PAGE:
Digitizing our music library

Over the past year or so I’ve been slowly converting all of our CDs to MP3 format and putting them on the computer. Various things are motivating this project:

  • Convenient access to music at work, where I listen to the most music, and on my Palm, which I take to the gym and use as a poor man’s iPod.
  • Organizing our music collection and freeing up space. Our CDs are currently strewn all over the house, some of them sorted in racks, some of them unsorted in racks, others just lying around loose, etc. With the music all on the computer, the CDs could be boxed up and put away, where they’d take up less room and wouldn’t get lost.
  • Giving new life to our old shelf stereo system, where the 5-disc CD changer is slowly dying. It has an aux input where we could plug in a digital music source.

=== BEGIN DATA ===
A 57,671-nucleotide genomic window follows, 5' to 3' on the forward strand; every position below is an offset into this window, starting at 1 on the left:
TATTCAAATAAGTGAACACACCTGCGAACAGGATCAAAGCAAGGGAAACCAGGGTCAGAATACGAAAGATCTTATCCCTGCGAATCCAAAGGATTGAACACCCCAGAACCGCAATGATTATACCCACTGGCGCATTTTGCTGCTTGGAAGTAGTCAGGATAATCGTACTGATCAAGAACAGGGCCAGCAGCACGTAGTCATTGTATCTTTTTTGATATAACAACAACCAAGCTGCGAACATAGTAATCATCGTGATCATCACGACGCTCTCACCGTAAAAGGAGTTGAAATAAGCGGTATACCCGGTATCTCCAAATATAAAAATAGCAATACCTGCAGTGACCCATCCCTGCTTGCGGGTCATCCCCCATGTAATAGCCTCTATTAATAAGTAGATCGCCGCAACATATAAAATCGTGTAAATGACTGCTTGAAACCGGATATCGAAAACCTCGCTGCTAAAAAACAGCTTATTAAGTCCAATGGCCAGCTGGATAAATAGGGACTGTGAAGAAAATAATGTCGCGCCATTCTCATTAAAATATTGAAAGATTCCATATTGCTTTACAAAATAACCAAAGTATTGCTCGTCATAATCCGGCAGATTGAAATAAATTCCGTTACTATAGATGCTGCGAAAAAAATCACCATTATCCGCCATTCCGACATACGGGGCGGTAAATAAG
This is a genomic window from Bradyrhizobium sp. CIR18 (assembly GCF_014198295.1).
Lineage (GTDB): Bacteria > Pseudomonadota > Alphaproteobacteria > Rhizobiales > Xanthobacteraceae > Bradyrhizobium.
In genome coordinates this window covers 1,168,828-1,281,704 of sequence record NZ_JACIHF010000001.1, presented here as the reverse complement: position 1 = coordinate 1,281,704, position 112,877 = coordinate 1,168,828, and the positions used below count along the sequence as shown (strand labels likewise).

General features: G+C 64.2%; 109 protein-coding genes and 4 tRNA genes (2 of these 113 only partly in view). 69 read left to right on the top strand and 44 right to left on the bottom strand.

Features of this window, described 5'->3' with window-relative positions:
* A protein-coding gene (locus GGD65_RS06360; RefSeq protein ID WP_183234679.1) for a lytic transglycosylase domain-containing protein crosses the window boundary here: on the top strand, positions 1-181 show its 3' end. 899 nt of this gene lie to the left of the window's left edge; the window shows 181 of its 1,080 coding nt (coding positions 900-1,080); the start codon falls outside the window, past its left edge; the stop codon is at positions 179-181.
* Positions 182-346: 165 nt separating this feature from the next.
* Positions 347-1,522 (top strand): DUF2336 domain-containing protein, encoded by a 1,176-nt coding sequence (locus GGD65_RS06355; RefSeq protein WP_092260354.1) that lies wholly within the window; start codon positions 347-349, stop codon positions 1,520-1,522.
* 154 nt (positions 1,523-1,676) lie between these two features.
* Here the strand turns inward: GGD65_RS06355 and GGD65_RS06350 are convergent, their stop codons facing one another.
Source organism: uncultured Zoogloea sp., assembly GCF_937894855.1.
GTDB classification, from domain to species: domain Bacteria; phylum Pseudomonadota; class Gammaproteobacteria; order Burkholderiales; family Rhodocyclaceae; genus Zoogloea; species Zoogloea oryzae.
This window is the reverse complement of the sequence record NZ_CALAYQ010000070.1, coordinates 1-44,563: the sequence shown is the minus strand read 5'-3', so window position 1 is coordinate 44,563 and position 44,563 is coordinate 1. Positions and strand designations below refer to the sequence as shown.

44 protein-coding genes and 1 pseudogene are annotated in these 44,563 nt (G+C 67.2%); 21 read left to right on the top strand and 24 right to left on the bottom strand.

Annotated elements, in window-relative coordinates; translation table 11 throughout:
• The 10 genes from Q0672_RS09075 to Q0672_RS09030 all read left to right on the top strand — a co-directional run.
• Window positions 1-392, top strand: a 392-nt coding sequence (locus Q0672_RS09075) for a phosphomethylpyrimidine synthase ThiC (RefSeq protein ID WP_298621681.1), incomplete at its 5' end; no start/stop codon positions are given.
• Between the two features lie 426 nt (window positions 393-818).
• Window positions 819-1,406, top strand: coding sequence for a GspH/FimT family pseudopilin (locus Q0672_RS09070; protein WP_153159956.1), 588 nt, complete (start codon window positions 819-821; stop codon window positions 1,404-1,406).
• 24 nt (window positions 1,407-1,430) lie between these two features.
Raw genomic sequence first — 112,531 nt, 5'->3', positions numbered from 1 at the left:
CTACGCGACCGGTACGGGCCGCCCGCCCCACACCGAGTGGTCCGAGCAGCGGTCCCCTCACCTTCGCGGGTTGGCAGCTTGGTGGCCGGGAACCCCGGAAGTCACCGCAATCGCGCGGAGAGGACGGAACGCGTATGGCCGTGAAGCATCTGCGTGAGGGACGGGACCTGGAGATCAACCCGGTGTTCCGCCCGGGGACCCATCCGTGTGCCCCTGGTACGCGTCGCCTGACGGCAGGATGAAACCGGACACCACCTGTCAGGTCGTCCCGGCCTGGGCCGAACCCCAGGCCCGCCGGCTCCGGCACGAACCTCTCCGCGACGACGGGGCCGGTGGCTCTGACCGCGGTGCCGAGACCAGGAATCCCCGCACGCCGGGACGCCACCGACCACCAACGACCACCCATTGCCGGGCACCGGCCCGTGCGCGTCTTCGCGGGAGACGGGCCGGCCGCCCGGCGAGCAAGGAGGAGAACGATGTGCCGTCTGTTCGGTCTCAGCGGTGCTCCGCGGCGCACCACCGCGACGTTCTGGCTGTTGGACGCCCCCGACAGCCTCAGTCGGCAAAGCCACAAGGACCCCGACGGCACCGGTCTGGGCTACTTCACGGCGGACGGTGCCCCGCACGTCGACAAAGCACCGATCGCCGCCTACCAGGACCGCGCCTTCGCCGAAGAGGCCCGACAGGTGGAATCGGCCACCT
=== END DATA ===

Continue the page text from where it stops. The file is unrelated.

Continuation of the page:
There are a few challenges with setting up a digital music library. The first is disk space. I’ll be addressing that by buying a 250 or 300 gig hard drive, which should easily hold everything. Then the digital music must be organized, made available, and distributed to the various places where we will listen to it. Currently, I organize my MP3s loosely by category (classical, pop/rock/jazz, childrens, soundtracks, etc) and then alphabetically by album or song title within those categories. Distributing the music is the biggest challenge. With the music on a Linux server, there are a lot of ways I can make it available: SMB, NFS, HTTP, you name it. Apparently I can even set up an iTunes compatible server, which could be very useful. Of course, the music can also be played directly through the computer’s sound card, or burned onto ISO9660 CDROMs. But the real question is, how do we get this music from the server, to the living room stereo, the kids’ rooms, the kitchen, etc., in a way that is user-friendly and doesn’t cost megabucks? That is a great question, one that I’ve been pondering off-and-on, and is sure to be the subject of a future entry..